If your BC divorce is relatively simple without any unforeseen complications, the divorce process is likely to start with settling all of your outstanding issues with your spouse.

Typically, these are:

Ideally, these issues are resolved around the kitchen table, where you and your spouse decide on the terms of an agreement informally through discussion. A formal agreement will still need to be drafted and signed, however,

If you fail to see eye to eye, mediation is usually the best option. This is where an independent mediator will try to facilitate an agreement between you and your spouse.

The final option is asking the court to intervene and decide.

What are the steps to divorce in British Columbia?

Once you have agreed on the outstanding issues, hopefully around the kitchen table or at mediation, the actual divorce process is relatively straightforward:

  1. Complete a Notice of Family Claim: you will need your marriage certificate and other documentation depending on the court orders you request.
  2. Complete the Registration of Divorce Proceedings form.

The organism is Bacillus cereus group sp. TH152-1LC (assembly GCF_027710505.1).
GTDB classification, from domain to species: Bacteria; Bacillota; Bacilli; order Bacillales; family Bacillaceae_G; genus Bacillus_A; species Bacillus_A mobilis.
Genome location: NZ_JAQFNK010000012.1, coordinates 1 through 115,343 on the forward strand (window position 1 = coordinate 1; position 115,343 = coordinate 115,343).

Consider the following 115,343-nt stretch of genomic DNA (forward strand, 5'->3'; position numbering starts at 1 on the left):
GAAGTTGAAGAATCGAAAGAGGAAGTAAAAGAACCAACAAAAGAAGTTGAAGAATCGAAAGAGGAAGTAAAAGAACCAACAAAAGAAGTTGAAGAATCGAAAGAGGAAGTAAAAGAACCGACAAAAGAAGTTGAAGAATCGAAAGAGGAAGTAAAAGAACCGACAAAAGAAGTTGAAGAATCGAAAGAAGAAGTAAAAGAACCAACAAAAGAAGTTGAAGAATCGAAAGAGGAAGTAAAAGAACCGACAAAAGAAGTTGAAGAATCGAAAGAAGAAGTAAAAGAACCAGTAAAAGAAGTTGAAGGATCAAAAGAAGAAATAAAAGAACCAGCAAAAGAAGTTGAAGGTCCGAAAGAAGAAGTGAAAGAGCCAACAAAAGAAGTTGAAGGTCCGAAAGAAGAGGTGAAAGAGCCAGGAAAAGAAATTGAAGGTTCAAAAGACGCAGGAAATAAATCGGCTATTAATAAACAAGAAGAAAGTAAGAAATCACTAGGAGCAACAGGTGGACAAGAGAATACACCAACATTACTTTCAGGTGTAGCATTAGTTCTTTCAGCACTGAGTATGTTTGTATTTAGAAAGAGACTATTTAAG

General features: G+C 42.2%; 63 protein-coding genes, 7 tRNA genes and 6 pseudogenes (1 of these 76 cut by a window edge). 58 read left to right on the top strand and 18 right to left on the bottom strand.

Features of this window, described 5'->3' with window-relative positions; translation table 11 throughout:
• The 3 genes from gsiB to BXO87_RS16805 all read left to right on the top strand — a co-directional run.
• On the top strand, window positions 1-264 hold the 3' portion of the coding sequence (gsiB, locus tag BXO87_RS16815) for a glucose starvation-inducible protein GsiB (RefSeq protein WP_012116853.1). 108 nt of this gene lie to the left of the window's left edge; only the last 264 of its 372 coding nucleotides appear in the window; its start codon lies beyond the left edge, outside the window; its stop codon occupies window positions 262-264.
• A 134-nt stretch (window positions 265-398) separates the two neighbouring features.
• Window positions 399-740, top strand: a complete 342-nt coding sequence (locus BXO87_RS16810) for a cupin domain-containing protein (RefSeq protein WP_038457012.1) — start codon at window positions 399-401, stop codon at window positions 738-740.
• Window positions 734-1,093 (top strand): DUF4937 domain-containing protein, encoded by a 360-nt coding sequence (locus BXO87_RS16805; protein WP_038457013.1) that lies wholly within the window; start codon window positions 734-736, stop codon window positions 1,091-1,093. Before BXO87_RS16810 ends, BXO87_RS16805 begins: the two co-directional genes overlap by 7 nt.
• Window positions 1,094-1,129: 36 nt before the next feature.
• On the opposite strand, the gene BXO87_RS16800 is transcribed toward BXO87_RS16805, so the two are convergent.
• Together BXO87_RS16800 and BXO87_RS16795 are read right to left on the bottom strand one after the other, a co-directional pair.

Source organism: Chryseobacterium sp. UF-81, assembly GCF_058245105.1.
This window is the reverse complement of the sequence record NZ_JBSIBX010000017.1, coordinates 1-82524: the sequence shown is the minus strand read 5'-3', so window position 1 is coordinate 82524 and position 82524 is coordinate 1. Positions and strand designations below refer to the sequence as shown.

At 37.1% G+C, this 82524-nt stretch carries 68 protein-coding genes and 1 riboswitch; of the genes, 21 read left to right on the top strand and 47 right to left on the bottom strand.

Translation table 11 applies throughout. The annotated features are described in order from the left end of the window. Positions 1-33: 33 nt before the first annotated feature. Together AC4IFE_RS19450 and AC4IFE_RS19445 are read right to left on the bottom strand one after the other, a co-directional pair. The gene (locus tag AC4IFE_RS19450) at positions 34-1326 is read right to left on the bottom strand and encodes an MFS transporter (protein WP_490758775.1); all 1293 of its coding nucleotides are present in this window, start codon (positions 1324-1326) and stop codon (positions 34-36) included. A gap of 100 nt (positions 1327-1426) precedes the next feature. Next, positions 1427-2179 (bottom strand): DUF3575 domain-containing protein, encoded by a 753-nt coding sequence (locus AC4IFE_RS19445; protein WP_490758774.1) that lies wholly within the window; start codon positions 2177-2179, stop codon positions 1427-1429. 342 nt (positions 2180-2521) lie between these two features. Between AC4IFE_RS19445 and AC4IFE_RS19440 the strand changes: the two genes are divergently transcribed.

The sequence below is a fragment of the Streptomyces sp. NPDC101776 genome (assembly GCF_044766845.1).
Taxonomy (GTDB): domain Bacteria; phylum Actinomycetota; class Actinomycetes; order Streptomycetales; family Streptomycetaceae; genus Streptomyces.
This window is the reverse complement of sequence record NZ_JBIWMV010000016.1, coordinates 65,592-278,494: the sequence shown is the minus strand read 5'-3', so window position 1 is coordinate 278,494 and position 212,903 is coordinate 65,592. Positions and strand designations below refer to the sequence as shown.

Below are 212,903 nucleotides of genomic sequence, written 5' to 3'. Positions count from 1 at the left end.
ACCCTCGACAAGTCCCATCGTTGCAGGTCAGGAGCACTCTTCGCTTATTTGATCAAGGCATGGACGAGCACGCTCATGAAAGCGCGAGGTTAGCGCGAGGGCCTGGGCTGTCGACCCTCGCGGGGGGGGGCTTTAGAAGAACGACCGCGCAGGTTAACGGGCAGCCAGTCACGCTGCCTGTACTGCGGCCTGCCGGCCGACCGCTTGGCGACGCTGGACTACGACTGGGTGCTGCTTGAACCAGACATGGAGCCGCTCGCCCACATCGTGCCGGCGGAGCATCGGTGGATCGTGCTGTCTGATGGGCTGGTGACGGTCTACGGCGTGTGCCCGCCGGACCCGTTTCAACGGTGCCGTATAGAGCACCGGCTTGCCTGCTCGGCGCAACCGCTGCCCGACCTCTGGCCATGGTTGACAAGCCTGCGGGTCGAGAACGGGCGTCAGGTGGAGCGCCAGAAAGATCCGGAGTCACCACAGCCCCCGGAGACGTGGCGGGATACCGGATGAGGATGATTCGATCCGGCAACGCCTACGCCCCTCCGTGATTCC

3. Take both forms and file them at the BC Supreme Court to begin divorce proceedings—and pay the associated fees.
  4. Hand deliver (“serve”) the Notice of Family Claim to your spouse: hire a process server or ask a friend to do it—though the latter will require a sworn affidavit.
  5. If no response to the Notice of Family Claim is received within 30 days, you can continue the uncontested/desk order divorce process by submitting an affidavit for divorce along with the separation agreement and a sworn affidavit for child support (if you have dependent children).
  6. These and other forms and documentation (depending on your circumstances and what you’re requesting from the court) must go to a judge for approval.
  7. No court appearance is necessary and if the paperwork is in order, the judge will review it and sign the final divorce decree within the ensuing six months.

If your spouse does not agree with your divorce claim or the matters of child support, spousal support, property division or child custody remain outstanding, you will need to appear in front of a judge to proceed.

There will be extra steps to navigate, such as scheduling a judicial case conference. Most people require lawyers for this. Sometimes, the matter ends up at trial but this is rare.

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What are the deadlines for divorce in BC?

As a reminder, if you are considering divorce in BC, the following are the most important deadlines to keep in mind:

  • You must have lived apart for at least 12 months
  • You or your ex must have been a resident of BC for at least a year
  • You must file your affidavits of Divorce and Child Support within 30 days of swearing them

If you are planning a divorce, the lawyers at Spectrum Family Law in Vancouver can discuss your situation and outline your legal options. Contact us directly online to schedule a consultation.